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Glen Loury Speaks at Chapel

“Looking for a racist in modern-day America is like searching for a witch in Salem.” In early November, as part of Belmont Hill’s new speaker program, Glenn Loury spoke at Chapel about the current political climate in the United States. As shown in the quote above, he brought a new perspective to the political conversation at Belmont Hill. Whereas in the past, only progressive speakers like Ibram X. Kendi have spoken to a school-wide audience, Loury’s conservative opinion on the state of racism and inequality in the country has shifted the dynamic around political thought on campus.

Glen Loury is an economist, author, and professor at Brown University. As an economist, he specializes in game theory, microeconomics, and managing natural resources. However, Dr. Loury is more known for his social and political beliefs, as shown in his five books, including Race, Incarceration, and American Values and The Anatomy of Racial Inequality. Most recently, he has gained popularity in his debates with leading progressive thinkers, such as Kendi, who addressed the school last year. Instead of focusing on actively working against the inequality between races, Dr. Loury believes in the slow “deracialization” of the country and society. While Kendi argues for programs that specifically aid minorities in need, Loury believes that we can achieve racial equity without forcing inequality in the process. Outside of economics, Loury shared his opinions on gun violence and policing.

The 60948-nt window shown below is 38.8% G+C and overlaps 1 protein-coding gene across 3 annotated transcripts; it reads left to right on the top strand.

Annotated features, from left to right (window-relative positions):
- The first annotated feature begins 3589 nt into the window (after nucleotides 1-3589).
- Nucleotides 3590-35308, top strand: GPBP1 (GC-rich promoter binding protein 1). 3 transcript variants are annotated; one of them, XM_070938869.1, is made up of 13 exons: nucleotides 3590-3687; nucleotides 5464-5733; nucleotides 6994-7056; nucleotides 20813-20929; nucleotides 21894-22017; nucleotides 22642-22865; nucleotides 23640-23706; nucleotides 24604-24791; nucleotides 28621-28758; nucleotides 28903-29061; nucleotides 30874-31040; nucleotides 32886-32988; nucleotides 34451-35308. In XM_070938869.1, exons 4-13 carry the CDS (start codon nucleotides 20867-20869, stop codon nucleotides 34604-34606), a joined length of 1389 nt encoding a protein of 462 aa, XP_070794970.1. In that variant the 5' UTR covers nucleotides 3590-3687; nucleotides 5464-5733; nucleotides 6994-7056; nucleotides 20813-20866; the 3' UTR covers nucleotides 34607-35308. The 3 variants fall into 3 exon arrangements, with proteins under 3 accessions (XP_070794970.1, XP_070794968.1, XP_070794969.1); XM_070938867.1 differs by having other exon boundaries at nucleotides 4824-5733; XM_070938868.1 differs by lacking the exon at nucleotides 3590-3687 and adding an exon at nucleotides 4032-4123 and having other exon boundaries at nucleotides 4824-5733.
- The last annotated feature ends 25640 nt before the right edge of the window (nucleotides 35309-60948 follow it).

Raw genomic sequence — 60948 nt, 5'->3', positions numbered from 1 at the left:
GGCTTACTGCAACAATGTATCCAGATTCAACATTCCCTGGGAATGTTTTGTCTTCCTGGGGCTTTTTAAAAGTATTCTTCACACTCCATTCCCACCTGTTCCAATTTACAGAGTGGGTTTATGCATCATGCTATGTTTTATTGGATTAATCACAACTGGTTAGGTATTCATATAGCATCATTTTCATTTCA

Despite a seemingly intolerant stance on those who disagree with him, in a follow-up small group discussion, Loury shared that his wife was completely progressive. Overall, Loury’s speech was very well received. Mr. Sullivan, a faculty DEI organizer, commented, “part of our hope was that Professor Loury’s address would spark conversation and encourage students to engage in the discussion of challenging issues rather than silently disagreeing. We can only build consensus and solve problems through collective engagement, and my sense is that Professor Loury’s address was an important contribution toward greater community dialogue on campus.” In the past two years, many conservative students have cited that the current DEI curriculum, speaker series, and environment on campus have quieted their opinion. Loury’s speech marks a clear shift in this trend: although not all agreed with his ideas, his words have prompted many more to speak up, and he has cleared the way for more freedom of speech at Belmont Hill.

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